The Junos OS trace function allows applications to write security debugging information to a file. The information that appears in this file is based on criteria you set. You can use this information to analyze security application issues.

The trace function operates in a distributed manner, with each thread writing to its own trace buffer. These trace buffers are then collected at one point, sorted, and written to trace files. Trace messages are delivered using the InterProcess Communications (IPC) protocol. A trace message has a lower priority than that of control protocol packets such as BGP, OSPF, and IKE, and therefore delivery is not considered to be as reliable.

Understanding Flow Debugging Using Trace Options

For flow trace options, you can define a packet filter using combinations of destination-port, destination-prefix, interface, protocol, source-port, and source-prefix. If the security flow trace flag for a certain module is set, the packet matching the specific packet filter triggers flow tracing and writes debugging information to the trace file.

Debugging the Data Path (CLI Procedure)

Data path debugging is supported on SRX1400, SRX3400, SRX3600, SRX5400, SRX5600, and SRX5800.

To configure the device for data path debugging:

  1. Specify the following request command to set the data path debugging for the multiple processing units along the packet-processing path:

  2. Specify the trace options for data path-debug using the following command:

  3. Using the request security packet-filter command, you can set the packet filter to specify the related packets to perform data path-debug action. A maximum of four filters are supported at the same time. For example, the following command sets the first packet-filter:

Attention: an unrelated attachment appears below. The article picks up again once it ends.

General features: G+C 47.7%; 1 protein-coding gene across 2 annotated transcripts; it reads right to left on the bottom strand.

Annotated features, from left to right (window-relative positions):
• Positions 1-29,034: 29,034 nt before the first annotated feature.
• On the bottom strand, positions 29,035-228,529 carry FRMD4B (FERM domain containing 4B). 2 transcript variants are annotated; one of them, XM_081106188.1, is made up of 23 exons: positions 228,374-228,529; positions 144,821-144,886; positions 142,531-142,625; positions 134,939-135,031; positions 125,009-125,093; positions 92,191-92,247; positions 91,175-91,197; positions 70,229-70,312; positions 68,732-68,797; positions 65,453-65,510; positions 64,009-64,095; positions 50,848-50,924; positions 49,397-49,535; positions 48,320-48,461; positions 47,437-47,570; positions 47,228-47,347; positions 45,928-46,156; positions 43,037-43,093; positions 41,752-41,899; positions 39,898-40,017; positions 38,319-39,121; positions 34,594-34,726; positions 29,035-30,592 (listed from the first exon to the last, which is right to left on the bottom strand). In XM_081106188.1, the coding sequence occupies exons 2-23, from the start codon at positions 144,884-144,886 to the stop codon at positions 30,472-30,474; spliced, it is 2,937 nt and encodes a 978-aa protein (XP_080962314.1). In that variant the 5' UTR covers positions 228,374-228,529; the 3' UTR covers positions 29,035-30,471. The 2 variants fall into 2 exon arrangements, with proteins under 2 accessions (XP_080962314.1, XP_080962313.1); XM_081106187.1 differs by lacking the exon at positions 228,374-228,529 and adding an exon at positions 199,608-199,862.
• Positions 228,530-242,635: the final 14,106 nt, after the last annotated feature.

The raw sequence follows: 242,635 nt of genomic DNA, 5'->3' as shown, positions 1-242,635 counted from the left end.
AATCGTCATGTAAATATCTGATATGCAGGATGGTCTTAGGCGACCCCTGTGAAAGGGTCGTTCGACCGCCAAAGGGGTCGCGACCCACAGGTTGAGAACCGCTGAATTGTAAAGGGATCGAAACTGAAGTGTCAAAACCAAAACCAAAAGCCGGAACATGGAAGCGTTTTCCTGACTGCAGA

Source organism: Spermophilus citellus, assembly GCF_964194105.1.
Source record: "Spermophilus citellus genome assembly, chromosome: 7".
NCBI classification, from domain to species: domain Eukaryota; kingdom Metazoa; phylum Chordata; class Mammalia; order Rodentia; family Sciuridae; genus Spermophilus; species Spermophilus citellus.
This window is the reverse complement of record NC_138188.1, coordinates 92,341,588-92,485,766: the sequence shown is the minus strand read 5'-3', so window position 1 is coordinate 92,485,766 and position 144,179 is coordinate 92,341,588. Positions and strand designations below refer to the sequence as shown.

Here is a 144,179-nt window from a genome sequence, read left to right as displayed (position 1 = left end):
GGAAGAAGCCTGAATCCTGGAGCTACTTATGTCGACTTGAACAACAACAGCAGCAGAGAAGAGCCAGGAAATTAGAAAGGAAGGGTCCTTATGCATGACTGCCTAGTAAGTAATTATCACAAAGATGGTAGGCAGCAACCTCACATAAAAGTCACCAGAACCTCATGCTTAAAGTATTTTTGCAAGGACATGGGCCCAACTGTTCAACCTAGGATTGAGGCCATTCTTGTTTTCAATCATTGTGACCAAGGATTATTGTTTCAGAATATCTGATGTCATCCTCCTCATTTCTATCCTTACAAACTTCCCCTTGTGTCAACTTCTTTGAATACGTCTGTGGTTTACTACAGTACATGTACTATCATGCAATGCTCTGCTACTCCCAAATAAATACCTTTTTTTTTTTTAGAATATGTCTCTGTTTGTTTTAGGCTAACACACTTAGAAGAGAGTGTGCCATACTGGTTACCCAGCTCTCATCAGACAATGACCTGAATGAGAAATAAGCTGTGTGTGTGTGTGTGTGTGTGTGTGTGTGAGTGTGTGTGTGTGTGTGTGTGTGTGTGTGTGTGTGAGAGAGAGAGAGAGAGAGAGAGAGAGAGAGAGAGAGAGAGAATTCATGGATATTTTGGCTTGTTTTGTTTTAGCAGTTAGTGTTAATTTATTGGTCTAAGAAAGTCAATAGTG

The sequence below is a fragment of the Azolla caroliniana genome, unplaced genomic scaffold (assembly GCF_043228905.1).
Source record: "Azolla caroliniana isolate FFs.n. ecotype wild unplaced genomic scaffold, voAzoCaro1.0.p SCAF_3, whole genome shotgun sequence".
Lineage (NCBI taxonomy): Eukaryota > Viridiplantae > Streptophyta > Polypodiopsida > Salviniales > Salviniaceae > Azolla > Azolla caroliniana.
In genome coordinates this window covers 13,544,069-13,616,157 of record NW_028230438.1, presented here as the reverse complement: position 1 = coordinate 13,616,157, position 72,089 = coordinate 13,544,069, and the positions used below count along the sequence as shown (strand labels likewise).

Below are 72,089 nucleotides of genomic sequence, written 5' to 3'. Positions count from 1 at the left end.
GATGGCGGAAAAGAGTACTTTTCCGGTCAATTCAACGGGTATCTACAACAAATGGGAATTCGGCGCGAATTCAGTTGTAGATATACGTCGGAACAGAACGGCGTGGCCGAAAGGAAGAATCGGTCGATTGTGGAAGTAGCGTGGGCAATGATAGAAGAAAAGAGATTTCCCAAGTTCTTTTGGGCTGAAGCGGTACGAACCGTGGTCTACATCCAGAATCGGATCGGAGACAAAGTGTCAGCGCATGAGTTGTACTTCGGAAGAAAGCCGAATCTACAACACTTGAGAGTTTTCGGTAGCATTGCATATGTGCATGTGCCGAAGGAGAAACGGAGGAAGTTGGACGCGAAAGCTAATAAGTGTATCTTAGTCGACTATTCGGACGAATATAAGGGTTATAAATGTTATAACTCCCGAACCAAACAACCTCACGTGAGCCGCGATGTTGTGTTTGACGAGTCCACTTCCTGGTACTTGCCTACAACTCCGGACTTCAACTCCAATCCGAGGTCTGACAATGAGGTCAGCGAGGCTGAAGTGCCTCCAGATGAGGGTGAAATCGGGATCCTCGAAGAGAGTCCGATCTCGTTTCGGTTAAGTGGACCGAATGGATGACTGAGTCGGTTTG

4. Using the request security action-profile command, you can set the action for the packet match for a specified filter. Only the default action profile is supported, which is the trace option for network processor ezchip ingress, ezchip egress, spu.lbt, and spu.pot:

Setting Flow Debugging Trace Options (CLI Procedure)

The following examples display the options you can set by using security flow traceoptions.

  • To match the imap destination port for the filter1 packet filter, use the following statement:

  • To set the 1.2.3.4 destination IPv4 prefix address for the filter1 packet filter, use the following statement:

  • To set the fxp0 logical interface for the filter1 packet filter, use the following statement:

  • To match the TCP IP protocol for the filter1 packet filter, use the following statement:

  • To match the HTTP source port for the filter1 packet filter, use the following statement:

  • To set the 5.6.7.8 IPv4 prefix address for the filter1 packet filter, use the following statement:

Setting Security Trace Options (CLI Procedure)

Use the following configuration statements to configure security trace options in the CLI configuration editor.

  • To disable remote tracing, enter the following statement:

  • To write trace messages to a local file, enter the following statement. The system saves the trace file in the /var/log/ directory.

  • To specify a name for the trace file, enter the following statement. Valid values range from 1 and 1024 characters. The name cannot include spaces, /, or % characters. The default filename is security.

  • To specify the maximum number of trace files that can accumulate, enter the following statement. Valid values range from 2 to 1000. The default value is 3.

  • To specify the match criteria that you want the system to use when logging information to the file, enter the following statement. Enter a regular expression. Wildcard (*) characters are accepted.

  • To allow any user to read the trace file, enter the world-readable statement. Otherwise, enter the no-world-readable statement.

  • To specify the maximum size to which the trace file can grow, enter the following statement. Once the file reaches the specified size, it is compressed and renamed filename0.gz, the next file is named filename1.gz, and so on. Valid values range from 10240 to 1,073,741,824.

  • To turn on trace options and to perform more than one tracing operation, set the following flags.